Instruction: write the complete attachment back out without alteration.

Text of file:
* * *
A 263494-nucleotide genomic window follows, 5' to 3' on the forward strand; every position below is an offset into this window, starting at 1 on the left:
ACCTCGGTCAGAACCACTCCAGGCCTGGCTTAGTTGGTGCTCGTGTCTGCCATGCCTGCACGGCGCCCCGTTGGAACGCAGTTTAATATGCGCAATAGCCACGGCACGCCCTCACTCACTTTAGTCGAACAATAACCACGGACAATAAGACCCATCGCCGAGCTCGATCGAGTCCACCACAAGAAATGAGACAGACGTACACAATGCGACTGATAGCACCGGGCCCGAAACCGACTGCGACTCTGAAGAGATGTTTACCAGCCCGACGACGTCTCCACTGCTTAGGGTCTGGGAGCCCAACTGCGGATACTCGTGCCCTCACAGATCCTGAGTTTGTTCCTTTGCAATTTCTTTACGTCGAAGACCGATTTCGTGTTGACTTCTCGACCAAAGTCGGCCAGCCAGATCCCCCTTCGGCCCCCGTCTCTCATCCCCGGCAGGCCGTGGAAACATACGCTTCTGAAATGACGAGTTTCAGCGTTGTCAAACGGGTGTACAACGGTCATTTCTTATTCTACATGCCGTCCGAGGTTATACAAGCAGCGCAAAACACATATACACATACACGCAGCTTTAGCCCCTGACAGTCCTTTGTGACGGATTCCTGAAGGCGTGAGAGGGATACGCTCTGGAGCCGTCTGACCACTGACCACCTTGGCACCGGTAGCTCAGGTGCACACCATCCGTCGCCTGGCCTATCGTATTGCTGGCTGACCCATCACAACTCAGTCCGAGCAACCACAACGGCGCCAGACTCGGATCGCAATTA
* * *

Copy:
A 263494-nucleotide genomic window follows, 5' to 3' on the forward strand; every position below is an offset into this window, starting at 1 on the left:
ACCTCGGTCAGAACCACTCCAGGCCTGGCTTAGTTGGTGCTCGTGTCTGCCATGCCTGCACGGCGCCCCGTTGGAACGCAGTTTAATATGCGCAATAGCCACGGCACGCCCTCACTCACTTTAGTCGAACAATAACCACGGACAATAAGACCCATCGCCGAGCTCGATCGAGTCCACCACAAGAAATGAGACAGACGTACACAATGCGACTGATAGCACCGGGCCCGAAACCGACTGCGACTCTGAAGAGATGTTTACCAGCCCGACGACGTCTCCACTGCTTAGGGTCTGGGAGCCCAACTGCGGATACTCGTGCCCTCACAGATCCTGAGTTTGTTCCTTTGCAATTTCTTTACGTCGAAGACCGATTTCGTGTTGACTTCTCGACCAAAGTCGGCCAGCCAGATCCCCCTTCGGCCCCCGTCTCTCATCCCCGGCAGGCCGTGGAAACATACGCTTCTGAAATGACGAGTTTCAGCGTTGTCAAACGGGTGTACAACGGTCATTTCTTATTCTACATGCCGTCCGAGGTTATACAAGCAGCGCAAAACACATATACACATACACGCAGCTTTAGCCCCTGACAGTCCTTTGTGACGGATTCCTGAAGGCGTGAGAGGGATACGCTCTGGAGCCGTCTGACCACTGACCACCTTGGCACCGGTAGCTCAGGTGCACACCATCCGTCGCCTGGCCTATCGTATTGCTGGCTGACCCATCACAACTCAGTCCGAGCAACCACAACGGCGCCAGACTCGGATCGCAATTA